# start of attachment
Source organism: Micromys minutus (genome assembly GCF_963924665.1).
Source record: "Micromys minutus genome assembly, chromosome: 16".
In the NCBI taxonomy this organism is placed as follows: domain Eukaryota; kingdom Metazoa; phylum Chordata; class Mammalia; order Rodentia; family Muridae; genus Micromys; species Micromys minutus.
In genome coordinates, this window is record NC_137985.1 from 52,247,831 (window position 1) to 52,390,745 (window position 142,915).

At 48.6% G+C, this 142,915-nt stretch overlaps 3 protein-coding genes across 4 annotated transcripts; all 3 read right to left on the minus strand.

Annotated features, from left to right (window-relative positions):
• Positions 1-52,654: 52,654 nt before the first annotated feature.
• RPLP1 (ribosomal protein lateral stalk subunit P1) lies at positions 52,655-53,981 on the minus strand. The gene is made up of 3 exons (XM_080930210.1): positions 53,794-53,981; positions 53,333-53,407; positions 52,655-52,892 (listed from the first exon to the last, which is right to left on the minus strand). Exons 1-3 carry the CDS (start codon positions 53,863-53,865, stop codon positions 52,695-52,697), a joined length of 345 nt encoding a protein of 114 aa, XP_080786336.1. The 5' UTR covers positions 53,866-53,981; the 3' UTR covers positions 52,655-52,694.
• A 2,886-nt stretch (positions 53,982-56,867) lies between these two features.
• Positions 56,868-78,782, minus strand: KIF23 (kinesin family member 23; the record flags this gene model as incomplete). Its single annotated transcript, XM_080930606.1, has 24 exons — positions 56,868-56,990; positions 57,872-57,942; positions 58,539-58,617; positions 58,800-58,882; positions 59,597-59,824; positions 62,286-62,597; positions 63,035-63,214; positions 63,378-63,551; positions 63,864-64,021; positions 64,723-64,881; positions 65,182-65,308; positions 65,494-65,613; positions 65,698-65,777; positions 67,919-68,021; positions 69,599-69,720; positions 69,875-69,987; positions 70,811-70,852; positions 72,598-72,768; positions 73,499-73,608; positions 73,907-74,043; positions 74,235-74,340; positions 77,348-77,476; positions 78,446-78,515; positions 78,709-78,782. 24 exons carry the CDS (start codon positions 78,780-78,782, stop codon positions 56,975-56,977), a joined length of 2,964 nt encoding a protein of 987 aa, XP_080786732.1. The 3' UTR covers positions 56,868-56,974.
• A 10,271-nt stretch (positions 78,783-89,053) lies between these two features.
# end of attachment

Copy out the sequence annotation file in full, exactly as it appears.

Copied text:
Source organism: Micromys minutus (genome assembly GCF_963924665.1).
Source record: "Micromys minutus genome assembly, chromosome: 16".
In the NCBI taxonomy this organism is placed as follows: domain Eukaryota; kingdom Metazoa; phylum Chordata; class Mammalia; order Rodentia; family Muridae; genus Micromys; species Micromys minutus.
In genome coordinates, this window is record NC_137985.1 from 52,247,831 (window position 1) to 52,390,745 (window position 142,915).

At 48.6% G+C, this 142,915-nt stretch overlaps 3 protein-coding genes across 4 annotated transcripts; all 3 read right to left on the minus strand.

Annotated features, from left to right (window-relative positions):
• Positions 1-52,654: 52,654 nt before the first annotated feature.
• RPLP1 (ribosomal protein lateral stalk subunit P1) lies at positions 52,655-53,981 on the minus strand. The gene is made up of 3 exons (XM_080930210.1): positions 53,794-53,981; positions 53,333-53,407; positions 52,655-52,892 (listed from the first exon to the last, which is right to left on the minus strand). Exons 1-3 carry the CDS (start codon positions 53,863-53,865, stop codon positions 52,695-52,697), a joined length of 345 nt encoding a protein of 114 aa, XP_080786336.1. The 5' UTR covers positions 53,866-53,981; the 3' UTR covers positions 52,655-52,694.
• A 2,886-nt stretch (positions 53,982-56,867) lies between these two features.
• Positions 56,868-78,782, minus strand: KIF23 (kinesin family member 23; the record flags this gene model as incomplete). Its single annotated transcript, XM_080930606.1, has 24 exons — positions 56,868-56,990; positions 57,872-57,942; positions 58,539-58,617; positions 58,800-58,882; positions 59,597-59,824; positions 62,286-62,597; positions 63,035-63,214; positions 63,378-63,551; positions 63,864-64,021; positions 64,723-64,881; positions 65,182-65,308; positions 65,494-65,613; positions 65,698-65,777; positions 67,919-68,021; positions 69,599-69,720; positions 69,875-69,987; positions 70,811-70,852; positions 72,598-72,768; positions 73,499-73,608; positions 73,907-74,043; positions 74,235-74,340; positions 77,348-77,476; positions 78,446-78,515; positions 78,709-78,782. 24 exons carry the CDS (start codon positions 78,780-78,782, stop codon positions 56,975-56,977), a joined length of 2,964 nt encoding a protein of 987 aa, XP_080786732.1. The 3' UTR covers positions 56,868-56,974.
• A 10,271-nt stretch (positions 78,783-89,053) lies between these two features.